Disobedient Objects, an Archeology of the people’s struggles


by Esther Carrera (words). and Chiraz Aich (pictures)

obj 06It is the first week of January, and its back-to-work, back to reality. And, we may wonder if there is any good news? Well, there is. Till the end of the month an unusual but necessary exhibition is taking place in the V & A Museum, which I would encourage people to see.

It is called “Disobedient Objects” and it is about you and me. More than that, it is about US, the people, having a voice and leaving physical traces of our history, the history of social movements, of the different fights for a better society. Through different objects, the curators draw us in to a world of materials, like the ones you could find in an archaeological site, that tell us about where the social protest movements have taken place, what they have stood for or how many different ways the status quo can be questioned and confronted.

obj 03These are the objects that give witness to people’s struggles, voices, opinions and beliefs, such as non-violence, resistance, solidarity, and creativity… In fact, they are the kind of artifacts an archaeologist, as a social scientist, would love to discover! In my case, I was equally pleased to find both familiar and unexpected ways people have created placards and shields, leaflets or a bucket pamphlet bomb. In the same manner, it was fantastic to recall the way protesters made fun of the wards-of-the-social-peace with such an inoffensive tool as the orange dwarf hats.


A diversity of anger


In a nutshell, it was great to learn more about the history and the diversity of ways of communicating our social anger, frustration and hopes, as well as the ways of challenging the society with not only words but actions, like the Occupy movement or the actions of the Platform for Mortgage Debt Victims (PAH) in Spain.

All sorts of social struggles are shown in this exhibition, the majority of them covering the period since the 1980s to our present day. As it is represented in a diachronic global map, this period has been the most prolific in protests. Nevertheless, the exhibition makes reference of social movements of the 60s and 70s and before. These include the pink triangle logo for the Gay Pride, the Guerrilla Girls artworks, and the banner for the “Right to Strike” of 1976 which was supporting ethnic minority strikers in London.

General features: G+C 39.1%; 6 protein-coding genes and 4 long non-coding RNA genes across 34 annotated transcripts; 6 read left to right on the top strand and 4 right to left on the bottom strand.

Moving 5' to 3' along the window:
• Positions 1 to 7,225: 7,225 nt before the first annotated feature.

obj 05However, I would also like to highlight the relevance of what is missing from any exhibition, what are the objects that have been chosen and how are they presented? I am not going to analyze it here, in order to let you discover it by yourselves.

However, I am going to refer you to a curious advert at the entrance, warning us “This exhibition includes material of an explicit nature which may not be suitable for all visitors. It also contains traumatic material which some visitors may find upsetting“.

With such a warning, I expected to find the kind of objects that really scare me, such as the “anti”-disobedient objects used by the so-called forces of social order (i.e., rubber bullets or water cannons that have caused loss of sight or death that are really upsetting to me). But there was no such a thing… I wonder why.

obj 02Nonetheless, this exhibition is really worth-seeing. You will have fun. And more than that: The false idea of happiness through increasing our individualistic consumerism during Xmas time has the chance to be replaced by a more rewarding feeling of belonging to a community (I really felt it when I saw the exhibition room so over-crowded!), which for many of us is a truer way to approach happiness… and, incidentally, contribute to making it a better world.

Because the objects without THE PEOPLE are nothing, I give thanks to the V & A Museum who hosted it, and to the artists and the protesters who make it possible … Don’t miss it, be part of it and post your comments!